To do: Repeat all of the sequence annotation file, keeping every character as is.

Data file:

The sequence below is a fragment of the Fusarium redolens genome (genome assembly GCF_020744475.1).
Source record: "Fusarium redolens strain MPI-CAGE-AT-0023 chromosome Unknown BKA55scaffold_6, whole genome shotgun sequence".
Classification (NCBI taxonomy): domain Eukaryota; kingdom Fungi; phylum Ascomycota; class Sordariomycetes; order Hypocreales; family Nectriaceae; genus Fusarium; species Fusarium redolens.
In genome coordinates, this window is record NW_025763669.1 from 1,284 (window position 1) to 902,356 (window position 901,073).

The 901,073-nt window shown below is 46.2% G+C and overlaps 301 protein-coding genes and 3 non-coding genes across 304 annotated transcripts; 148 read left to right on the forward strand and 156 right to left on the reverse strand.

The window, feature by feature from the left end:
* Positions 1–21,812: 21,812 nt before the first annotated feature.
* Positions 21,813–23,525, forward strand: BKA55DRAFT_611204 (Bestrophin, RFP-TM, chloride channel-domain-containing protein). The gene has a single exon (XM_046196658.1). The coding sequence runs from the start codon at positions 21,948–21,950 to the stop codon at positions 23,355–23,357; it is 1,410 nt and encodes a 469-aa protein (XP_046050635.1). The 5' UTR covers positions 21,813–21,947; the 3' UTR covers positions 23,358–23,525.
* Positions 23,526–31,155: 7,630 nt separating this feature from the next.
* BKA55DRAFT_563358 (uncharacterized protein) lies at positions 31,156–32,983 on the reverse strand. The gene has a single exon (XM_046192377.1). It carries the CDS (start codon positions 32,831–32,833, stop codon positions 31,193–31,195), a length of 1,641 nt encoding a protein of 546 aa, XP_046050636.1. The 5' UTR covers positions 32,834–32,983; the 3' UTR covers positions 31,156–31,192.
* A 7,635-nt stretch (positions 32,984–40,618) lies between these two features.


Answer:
The sequence below is a fragment of the Fusarium redolens genome (genome assembly GCF_020744475.1).
Source record: "Fusarium redolens strain MPI-CAGE-AT-0023 chromosome Unknown BKA55scaffold_6, whole genome shotgun sequence".
Classification (NCBI taxonomy): domain Eukaryota; kingdom Fungi; phylum Ascomycota; class Sordariomycetes; order Hypocreales; family Nectriaceae; genus Fusarium; species Fusarium redolens.
In genome coordinates, this window is record NW_025763669.1 from 1,284 (window position 1) to 902,356 (window position 901,073).

The 901,073-nt window shown below is 46.2% G+C and overlaps 301 protein-coding genes and 3 non-coding genes across 304 annotated transcripts; 148 read left to right on the forward strand and 156 right to left on the reverse strand.

The window, feature by feature from the left end:
* Positions 1–21,812: 21,812 nt before the first annotated feature.
* Positions 21,813–23,525, forward strand: BKA55DRAFT_611204 (Bestrophin, RFP-TM, chloride channel-domain-containing protein). The gene has a single exon (XM_046196658.1). The coding sequence runs from the start codon at positions 21,948–21,950 to the stop codon at positions 23,355–23,357; it is 1,410 nt and encodes a 469-aa protein (XP_046050635.1). The 5' UTR covers positions 21,813–21,947; the 3' UTR covers positions 23,358–23,525.
* Positions 23,526–31,155: 7,630 nt separating this feature from the next.
* BKA55DRAFT_563358 (uncharacterized protein) lies at positions 31,156–32,983 on the reverse strand. The gene has a single exon (XM_046192377.1). It carries the CDS (start codon positions 32,831–32,833, stop codon positions 31,193–31,195), a length of 1,641 nt encoding a protein of 546 aa, XP_046050636.1. The 5' UTR covers positions 32,834–32,983; the 3' UTR covers positions 31,156–31,192.
* A 7,635-nt stretch (positions 32,984–40,618) lies between these two features.